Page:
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the Friend INDEPENDENT QUAKER JOURNALISM SINCE 1843
CONTENTS VOL 169 NO 4
3 Stop league tables for five-year-olds 4 Minimum pricing – a pointless policy? 5 In whose name? 6 Mind and mystery Ian Flintoff 7 Old sailors’ tales John Lewis 8-9 Letters 10-13 A Quaker and the Underground David Burnell 14 A Quaker/Conservative coalition? Margie Savory 15 Grace Cathedral Stuart Donnan 16 Q-eye 17 Friends & Meetings
Cover image: The escalator in Southgate Underground station. The uplights were designed by Charles Holden. Holden not only designed many underground stations but also took great care of the details, such as the light fittings within them. Photo by Steve Cadman on Flickr CC:BY.
Image on this page: The administrative centre of the University of London, Senate House, in Bloomsbury was designed by Charles Holden in the early 1930s. At the time it was the second tallest building in London after St Paul’s Cathedral. Photo: David Burnell. See pages 10-13.
Correction: The word ‘executed’ in Jill Allum’s article (21 January) should have been ‘persecuted’.
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the Friend, 28 January 2011 Frances Laing and her daughter Ruth. Photo courtesy Frances Laing.
Stop league tables for five-yearolds
A Quaker mother has pioneered a campaign against the introduction of school league tables for fiveyear-olds. Frances Laing of Chester Meeting has attracted over a thousand signatures for a petition calling on the government to abandon the idea.
Her concerns began in November, when coalition ministers revealed they were considering a proposal to publish school-by-school results on the progress made by five-year-old children.
At present, the progress of fiveyear-olds is formally assessed but the results are not published on a school-by-school basis. The assessments consider factors such as the ability to count, to blend sounds together and to understand that different people believe different things.
League tables are currently published only when pupils are tested at the end of primary schools and after GCSEs.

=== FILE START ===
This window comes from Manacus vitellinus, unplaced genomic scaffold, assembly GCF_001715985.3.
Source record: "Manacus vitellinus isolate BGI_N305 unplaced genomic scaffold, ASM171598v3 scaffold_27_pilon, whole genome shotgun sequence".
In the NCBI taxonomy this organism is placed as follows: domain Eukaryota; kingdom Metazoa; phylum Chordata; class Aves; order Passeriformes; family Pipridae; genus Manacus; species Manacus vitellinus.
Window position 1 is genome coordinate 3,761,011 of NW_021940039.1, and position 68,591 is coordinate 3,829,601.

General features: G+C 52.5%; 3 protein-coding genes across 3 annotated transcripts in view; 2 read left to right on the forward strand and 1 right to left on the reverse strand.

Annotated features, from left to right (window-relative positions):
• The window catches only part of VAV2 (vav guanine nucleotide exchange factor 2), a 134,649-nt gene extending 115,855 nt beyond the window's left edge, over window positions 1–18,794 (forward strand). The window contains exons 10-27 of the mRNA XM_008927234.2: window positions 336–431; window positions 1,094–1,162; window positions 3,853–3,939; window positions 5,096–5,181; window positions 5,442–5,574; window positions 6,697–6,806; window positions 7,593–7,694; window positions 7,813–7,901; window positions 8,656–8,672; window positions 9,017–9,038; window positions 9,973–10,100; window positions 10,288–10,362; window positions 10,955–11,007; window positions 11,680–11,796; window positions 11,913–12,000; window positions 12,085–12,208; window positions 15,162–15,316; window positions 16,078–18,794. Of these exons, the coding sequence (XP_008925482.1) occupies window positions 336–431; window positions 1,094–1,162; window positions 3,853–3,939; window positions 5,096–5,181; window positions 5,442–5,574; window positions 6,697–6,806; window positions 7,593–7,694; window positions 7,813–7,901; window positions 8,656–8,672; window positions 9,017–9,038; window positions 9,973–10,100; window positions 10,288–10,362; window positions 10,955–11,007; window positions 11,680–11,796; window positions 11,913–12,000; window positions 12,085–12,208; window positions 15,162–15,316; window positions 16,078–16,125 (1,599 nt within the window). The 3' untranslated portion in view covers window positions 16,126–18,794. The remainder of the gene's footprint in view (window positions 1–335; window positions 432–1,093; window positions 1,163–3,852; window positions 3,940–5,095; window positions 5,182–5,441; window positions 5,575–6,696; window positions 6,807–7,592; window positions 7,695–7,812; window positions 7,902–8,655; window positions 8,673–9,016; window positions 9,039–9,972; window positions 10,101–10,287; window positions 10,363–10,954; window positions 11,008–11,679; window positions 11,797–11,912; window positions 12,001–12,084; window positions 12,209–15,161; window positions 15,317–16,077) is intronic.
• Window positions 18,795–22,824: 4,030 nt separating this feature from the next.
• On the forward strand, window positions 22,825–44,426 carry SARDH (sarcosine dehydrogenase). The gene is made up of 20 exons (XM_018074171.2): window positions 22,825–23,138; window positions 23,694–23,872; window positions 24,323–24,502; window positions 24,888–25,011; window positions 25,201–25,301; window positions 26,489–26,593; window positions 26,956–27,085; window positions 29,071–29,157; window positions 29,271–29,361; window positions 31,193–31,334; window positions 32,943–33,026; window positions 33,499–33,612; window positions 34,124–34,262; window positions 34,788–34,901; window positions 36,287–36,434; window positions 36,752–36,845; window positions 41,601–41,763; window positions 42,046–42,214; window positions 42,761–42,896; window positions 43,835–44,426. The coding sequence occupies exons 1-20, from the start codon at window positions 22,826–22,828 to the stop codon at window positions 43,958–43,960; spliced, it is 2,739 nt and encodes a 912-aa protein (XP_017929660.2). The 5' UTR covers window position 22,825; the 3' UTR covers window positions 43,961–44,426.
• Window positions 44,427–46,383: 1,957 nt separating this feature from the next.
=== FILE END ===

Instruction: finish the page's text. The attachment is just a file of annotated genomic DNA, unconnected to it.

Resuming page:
News of the proposal shocked Frances, who has a five-yearold daughter, Ruth. She told the Friend said that the requirement to measure progress is already ‘putting a lot of pressure on children and on teachers and on parents’. She said: ‘The futures of young children are being sacrificed at the altar of political expediency’.
Frances explained that she has found conversations with teachers to be more helpful than formal reports of progress.
A spokesperson for the Department for Education (DfE) told the Friend that the proposal is ‘under consideration’ rather than a firm policy. It has already been highly criticised by the National Union of Teachers.
Frances said she has been ‘bowled over’ with the support she has received since launching an online petition, ‘Stop School League Tables for Five-Year-Olds’ on 6 January.
Signatories include the children’s author Michael Rosen, Labour MP John McDonnell and a number of teachers.
One primary school head teacher backing Frances’ campaign told her: ‘You don’t fatten a calf by weighing it’.
Green MP Caroline Lucas last week tabled an Early Day Motion (EDM 1285) criticising league tables for five-year-olds. While EDMs are not debated, they function as parliamentary petitions, allowing MPs to express support for a particular viewpoint.
The EDM attacks ‘an unprecedented development’ that ‘puts both young children and their teachers, parents and carers under unwarranted stress’.
The DfE said that it is inaccurate to use the term ‘league tables’ as this implies that testing will be involved. A spokesperson insisted that the government is not ‘considering league tables for fiveyear-olds’.
But a spokesperson for Caroline Lucas described the DfE comment as ‘disingenuous’. She said ‘league tables don’t have to be about testing’, and that the term still applies when school-by-school comparisons are published.
Symon Hill the Friend, 28 January 2011